The Early Buzz on Honeybees

The Early Buzz on Honeybees

Illustration by Adelaide Tyrol

For some, spring begins with the flow of maple sap, or maybe the arrival of robins or redwing blackbirds. For inveterate gardeners the new season never really starts until the soil can be turned.

The arrival of honeybees in fields and orchards is an obvious sign of spring, and for the past several weeks honeybees have been moving about in their hives preparing to head out for the flowers.

In fact, things began picking up in honeybee hives long before the snow started melting. In some colonies the queen begins laying eggs as early as mid-winter. As larvae hatch, worker bees must get moving to feed them.

A colony of honeybees soon becomes crowded and busy. It might include tens of thousands of workers (unfertilized females), several hundred drones (males) but only one queen (fertile female).  Each class of bees has a task: the drones mate with queens; the queens lay eggs, and the workers build and maintain the hive. As spring advances, the workers also collect food to feed the queen and the young bees.

Most species of social insects—including hornets, paper wasps, bumblebees and yellow jackets—have near-complete die-offs as winter approaches. With the exception of a colony’s queen, who hibernates in a rotting log or other protected area, all members of these species succumb in fall.  In early spring, their queen emerges from hibernation and begins laying eggs to rebuild the colony.

Honeybees are different. Their workers spend spring, summer and fall storing food, so the queen and the workers can survive all winter. The drones that mate with the queen immediately expire. The remaining drones are tolerated and cared for in the hive until fall, when they’re escorted from the hives and left to die. Their departure can assure that the workers and queen have enough food in the hive for winter.

There are other forms of helpful population controls. 

By fall the queen begins laying fewer eggs at a time and the older bees begin to die off. That means that a summertime colony population of up to 60,000 might drop to 10,000 by winter.

As winter approaches and temperatures drop, honeybees bunch together in their hives to conserve heat. The bees in the outer layer of the cluster compress tightly into a shell, which helps insulate those inside.  The bees inside the cluster then use their wing muscles to shiver, causing an increased metabolic rate that releases heat for the whole cluster. Winter temperature on the outside edge of the cluster may hover around 40 degrees F., while the inner layer warms to 75 degrees.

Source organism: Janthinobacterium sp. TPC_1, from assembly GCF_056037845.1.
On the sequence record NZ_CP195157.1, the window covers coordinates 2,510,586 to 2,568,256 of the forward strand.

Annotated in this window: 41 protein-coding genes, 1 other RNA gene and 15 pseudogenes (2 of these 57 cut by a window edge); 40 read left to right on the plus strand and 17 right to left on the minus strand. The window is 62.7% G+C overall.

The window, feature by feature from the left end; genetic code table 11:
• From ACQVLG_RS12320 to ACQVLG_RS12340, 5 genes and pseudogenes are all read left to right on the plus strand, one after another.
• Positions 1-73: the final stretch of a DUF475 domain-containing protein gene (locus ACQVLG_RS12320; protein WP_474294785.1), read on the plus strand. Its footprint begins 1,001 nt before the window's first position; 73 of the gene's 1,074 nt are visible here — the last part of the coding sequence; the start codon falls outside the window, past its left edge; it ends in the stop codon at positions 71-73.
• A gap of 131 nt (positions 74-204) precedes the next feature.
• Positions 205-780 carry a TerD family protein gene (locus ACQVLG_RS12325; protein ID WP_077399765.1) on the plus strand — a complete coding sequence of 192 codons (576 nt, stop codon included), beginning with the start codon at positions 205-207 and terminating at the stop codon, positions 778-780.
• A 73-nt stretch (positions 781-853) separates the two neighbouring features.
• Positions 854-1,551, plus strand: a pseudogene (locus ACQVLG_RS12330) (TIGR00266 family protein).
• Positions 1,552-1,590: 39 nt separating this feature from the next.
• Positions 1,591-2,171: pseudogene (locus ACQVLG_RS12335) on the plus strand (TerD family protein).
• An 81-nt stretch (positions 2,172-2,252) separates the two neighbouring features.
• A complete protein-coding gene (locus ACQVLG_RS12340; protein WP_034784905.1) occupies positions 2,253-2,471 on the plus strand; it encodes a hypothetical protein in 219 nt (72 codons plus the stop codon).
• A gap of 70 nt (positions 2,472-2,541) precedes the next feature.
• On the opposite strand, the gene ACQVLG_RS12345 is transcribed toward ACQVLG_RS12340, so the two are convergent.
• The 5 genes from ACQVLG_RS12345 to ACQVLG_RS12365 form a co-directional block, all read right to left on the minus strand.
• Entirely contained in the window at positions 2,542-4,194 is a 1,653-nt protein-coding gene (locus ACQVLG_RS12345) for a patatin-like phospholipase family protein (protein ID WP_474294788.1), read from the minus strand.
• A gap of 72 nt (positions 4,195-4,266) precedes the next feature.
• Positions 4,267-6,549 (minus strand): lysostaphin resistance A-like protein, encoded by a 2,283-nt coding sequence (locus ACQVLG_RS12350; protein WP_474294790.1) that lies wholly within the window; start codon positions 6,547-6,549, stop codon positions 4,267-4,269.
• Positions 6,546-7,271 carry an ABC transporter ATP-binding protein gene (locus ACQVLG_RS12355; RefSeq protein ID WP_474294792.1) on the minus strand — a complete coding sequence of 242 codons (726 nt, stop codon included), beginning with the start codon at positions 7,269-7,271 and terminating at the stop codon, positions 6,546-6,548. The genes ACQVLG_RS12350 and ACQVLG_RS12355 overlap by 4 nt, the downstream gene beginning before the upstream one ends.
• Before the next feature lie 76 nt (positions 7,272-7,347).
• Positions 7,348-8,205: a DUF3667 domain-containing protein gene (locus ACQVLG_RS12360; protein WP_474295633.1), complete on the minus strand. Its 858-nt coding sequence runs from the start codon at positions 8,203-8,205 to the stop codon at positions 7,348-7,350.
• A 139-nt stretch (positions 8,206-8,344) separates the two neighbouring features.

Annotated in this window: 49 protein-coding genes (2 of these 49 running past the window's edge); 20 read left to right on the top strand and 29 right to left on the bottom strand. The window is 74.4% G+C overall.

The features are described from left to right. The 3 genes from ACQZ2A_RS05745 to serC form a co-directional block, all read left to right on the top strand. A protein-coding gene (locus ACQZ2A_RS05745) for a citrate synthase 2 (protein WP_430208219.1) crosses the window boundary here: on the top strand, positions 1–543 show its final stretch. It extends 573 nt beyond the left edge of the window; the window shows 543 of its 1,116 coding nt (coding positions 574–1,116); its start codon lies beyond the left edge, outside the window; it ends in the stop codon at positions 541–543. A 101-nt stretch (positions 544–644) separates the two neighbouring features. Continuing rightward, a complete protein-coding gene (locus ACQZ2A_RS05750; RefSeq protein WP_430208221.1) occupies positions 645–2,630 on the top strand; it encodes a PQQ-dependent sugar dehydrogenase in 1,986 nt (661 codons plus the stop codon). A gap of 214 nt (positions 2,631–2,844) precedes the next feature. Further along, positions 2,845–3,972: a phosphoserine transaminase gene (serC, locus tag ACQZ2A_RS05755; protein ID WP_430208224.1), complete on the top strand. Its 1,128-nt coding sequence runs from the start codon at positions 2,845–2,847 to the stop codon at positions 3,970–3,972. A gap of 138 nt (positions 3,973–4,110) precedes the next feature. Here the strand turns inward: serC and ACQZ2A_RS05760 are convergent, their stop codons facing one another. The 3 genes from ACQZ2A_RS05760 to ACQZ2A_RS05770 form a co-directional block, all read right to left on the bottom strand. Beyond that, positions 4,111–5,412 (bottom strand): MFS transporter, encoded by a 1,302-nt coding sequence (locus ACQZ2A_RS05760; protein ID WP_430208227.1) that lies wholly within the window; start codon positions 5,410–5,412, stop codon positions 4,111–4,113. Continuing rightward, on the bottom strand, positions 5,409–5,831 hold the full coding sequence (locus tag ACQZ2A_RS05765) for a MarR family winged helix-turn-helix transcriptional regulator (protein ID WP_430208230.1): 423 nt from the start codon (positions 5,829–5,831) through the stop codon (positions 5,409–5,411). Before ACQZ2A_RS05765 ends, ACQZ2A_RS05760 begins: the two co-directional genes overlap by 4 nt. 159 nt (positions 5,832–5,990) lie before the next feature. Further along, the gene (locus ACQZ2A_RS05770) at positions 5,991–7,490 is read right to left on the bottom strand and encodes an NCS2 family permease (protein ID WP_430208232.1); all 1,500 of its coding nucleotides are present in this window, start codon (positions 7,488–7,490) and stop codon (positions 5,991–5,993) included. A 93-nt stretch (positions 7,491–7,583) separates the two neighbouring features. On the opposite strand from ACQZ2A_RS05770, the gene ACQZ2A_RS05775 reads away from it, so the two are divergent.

In a warm cluster the queen can move about, laying the eggs that will become the spring foragers. The workers are busy, too, shifting their positions to cover new areas of the honeycomb to find food. The honeybees require some help from the weather: They need above-freezing days, so they can go outside to void excrement. They also need warm breaks, because a prolonged spell of extreme cold can inhibit cluster movement and cause starvation—even though the bees are only inches from a meal.

What’s on the honeybee menu? Nectar and pollen. Nectar, the sweet liquid from plants, is stored as honey after undergoing evaporation and the action of enzymes introduced by the bees. Nectar and pollen are collected well into fall—until the last goldenrod and asters succumb to frost.   

The work of wild bees has been a source of sweetness and plant pollination for humans for centuries.  Cave paintings in Egypt indicate that people were harvesting honey 8,000 years ago from wild hives. Although today most honeybees come from man-made hives, swarms of these bees occasionally escape into the wild to begin homesteading inside a hollow tree or similar shelter. 

Sometime next month the honeybees of New Hampshire and Vermont will begin leaving their hives to find food. Temperature will be key: the mercury must reach 45 or 50 degrees F. for honeybees’ flight muscles to operate.  Few if any wildflowers or garden flowers will be in blossom when the bees take flight; but they will find food in other places—early-flowering shrubs or trees, such as poplar, willow, alder or beaked hazelnut.

By late April honeybees will be buzzing among dandelions, chickweed, coltsfoot and mustard.

Mary Holland is a freelance writer living in Hartland, Vermont.


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